Generally, we are all familiar to some degree with the concept of a trust which is established during the lifetime of the trust donor or founder. This presupposes that the donor of the trust transfers ownership of certain assets to a board of trustees. These trustees will own the assets in a fiduciary capacity for the benefit of a defined class of beneficiaries. This type of trust is known as an inter vivos trust as it is established during the lifetime of the donor.
There is another type of trust called a testamentary trust which is created upon the death of an individual, the “testator” of the Last Will and Testament. The terms of the trust are set out in detail in the Will of the testator who is planning his estate. These terms will typically set how an inheritance or specific assets will be managed by appointed trustees for the benefit of named beneficiaries.
There are no restrictions as to who these beneficiaries can be, but typically they are normally minor children or heirs with special needs, who may not be able to manage a significant inheritance by themselves.
One of the main advantages of a Testamentary Trust is that the testator has peace of mind that a particular heir’s inheritance is administered, invested and managed according to his or her wishes.
In the event that a Testamentary Trust is not set up, a minor child’s inheritance will be paid to the nominated guardian of the child for safekeeping – and no further guidance or control.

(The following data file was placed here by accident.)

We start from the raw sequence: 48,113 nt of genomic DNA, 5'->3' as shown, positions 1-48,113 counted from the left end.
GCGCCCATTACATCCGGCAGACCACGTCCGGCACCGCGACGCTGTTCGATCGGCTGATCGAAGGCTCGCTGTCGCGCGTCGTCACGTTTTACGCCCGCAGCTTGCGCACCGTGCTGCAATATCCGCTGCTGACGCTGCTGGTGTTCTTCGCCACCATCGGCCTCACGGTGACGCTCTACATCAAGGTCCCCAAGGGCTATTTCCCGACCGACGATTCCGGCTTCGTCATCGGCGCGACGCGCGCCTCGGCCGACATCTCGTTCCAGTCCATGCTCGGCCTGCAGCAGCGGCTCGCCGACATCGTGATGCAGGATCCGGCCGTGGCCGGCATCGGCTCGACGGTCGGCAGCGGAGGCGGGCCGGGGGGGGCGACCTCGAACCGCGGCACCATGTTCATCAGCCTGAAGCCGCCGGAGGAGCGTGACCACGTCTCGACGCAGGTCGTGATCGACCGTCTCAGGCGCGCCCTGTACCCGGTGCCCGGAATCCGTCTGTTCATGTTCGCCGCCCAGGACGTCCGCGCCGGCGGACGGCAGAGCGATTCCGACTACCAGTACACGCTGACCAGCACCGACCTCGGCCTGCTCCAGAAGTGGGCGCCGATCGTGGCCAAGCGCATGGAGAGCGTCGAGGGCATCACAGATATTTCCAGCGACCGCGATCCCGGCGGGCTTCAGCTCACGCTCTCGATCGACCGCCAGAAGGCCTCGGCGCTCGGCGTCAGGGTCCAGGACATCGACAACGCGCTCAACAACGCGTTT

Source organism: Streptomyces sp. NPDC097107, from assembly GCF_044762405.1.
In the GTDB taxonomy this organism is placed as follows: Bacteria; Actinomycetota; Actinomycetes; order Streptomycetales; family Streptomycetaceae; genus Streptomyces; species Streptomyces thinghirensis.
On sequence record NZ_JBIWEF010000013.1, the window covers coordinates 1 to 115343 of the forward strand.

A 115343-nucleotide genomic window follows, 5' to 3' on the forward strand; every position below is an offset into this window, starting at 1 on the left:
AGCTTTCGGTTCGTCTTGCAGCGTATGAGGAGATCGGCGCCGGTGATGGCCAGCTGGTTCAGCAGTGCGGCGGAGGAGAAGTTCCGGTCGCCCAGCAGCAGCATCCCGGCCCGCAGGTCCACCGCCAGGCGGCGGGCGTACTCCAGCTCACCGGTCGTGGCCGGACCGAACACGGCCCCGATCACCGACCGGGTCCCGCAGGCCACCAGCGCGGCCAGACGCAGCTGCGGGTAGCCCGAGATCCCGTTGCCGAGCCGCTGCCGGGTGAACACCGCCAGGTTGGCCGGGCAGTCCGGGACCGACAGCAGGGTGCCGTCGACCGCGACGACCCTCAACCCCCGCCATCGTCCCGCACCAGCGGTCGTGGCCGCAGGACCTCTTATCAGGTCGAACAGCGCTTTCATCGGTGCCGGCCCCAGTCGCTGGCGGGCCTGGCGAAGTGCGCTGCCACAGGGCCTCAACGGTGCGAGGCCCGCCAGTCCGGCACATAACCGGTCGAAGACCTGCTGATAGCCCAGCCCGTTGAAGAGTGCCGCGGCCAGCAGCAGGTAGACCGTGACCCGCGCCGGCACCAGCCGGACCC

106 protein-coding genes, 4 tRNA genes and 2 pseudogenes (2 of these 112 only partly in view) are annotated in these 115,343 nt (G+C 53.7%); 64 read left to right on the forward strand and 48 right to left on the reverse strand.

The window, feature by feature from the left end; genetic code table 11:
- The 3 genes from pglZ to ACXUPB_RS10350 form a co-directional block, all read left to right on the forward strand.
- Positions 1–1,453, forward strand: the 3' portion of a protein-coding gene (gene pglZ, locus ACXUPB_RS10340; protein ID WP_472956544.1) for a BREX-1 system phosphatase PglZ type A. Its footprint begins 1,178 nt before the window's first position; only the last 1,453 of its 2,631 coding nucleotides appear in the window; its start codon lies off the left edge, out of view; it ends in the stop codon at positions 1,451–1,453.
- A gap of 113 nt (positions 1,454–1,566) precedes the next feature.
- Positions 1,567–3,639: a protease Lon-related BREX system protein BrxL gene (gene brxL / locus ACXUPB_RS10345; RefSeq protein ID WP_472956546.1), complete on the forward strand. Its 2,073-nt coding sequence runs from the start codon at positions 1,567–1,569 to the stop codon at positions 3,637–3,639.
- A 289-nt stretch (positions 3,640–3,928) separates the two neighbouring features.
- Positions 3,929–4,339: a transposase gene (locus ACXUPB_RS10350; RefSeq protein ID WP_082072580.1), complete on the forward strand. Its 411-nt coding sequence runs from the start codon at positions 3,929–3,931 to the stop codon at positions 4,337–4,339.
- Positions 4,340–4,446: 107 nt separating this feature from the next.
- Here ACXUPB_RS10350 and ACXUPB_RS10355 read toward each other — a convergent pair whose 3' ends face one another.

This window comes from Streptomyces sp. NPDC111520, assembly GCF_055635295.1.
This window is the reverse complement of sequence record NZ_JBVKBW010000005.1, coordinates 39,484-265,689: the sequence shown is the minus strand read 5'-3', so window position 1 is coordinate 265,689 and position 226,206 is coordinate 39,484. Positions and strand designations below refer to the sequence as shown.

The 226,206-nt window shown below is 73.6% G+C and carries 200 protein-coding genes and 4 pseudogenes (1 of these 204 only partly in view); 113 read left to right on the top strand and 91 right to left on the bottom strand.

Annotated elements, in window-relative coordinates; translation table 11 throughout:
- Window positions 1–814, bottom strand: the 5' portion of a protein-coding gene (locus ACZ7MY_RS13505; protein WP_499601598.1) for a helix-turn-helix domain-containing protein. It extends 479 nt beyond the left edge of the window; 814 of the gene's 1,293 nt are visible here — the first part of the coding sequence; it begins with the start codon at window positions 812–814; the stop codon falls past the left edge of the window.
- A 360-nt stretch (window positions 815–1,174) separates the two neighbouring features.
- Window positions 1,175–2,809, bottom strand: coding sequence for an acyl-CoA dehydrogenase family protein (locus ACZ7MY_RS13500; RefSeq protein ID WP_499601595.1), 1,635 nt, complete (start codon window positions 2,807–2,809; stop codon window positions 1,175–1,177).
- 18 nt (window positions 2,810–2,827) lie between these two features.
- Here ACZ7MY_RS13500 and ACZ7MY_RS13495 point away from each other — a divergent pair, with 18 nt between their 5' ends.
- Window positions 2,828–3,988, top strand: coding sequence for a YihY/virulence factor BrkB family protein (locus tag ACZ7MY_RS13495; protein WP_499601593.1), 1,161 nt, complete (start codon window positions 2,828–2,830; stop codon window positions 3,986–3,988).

When instructing through the Will that a Testamentary Trust must be established on his or her death, the testator nominates a choice of trustees. The testator would normally choose people with administration and legal skills and a family member who would understand the needs of the minor child, who is the heir.
A significant benefit in respect of a Testamentary Trust when a minor child or a disabled person is the beneficiary, is that the trust can be registered as a Special Trust with the South African Revenue Service. This allows the Testamentary Trust to be taxed at the same rate as natural persons, whereas all other trusts are taxed at the maximum marginal rate of 45% from Rand 1.
Should you require any advice when considering your estate planning please call one of our specialist financial advisors.
This article is a general information sheet and should not be used or relied on as professional advice. No liability can be accepted for any errors or omissions nor for any loss or damage arising from reliance upon any information herein. Always contact your financial adviser for specific and detailed advice. Errors and omissions excepted. (E&OE)
FPM Risk and Wealth Management
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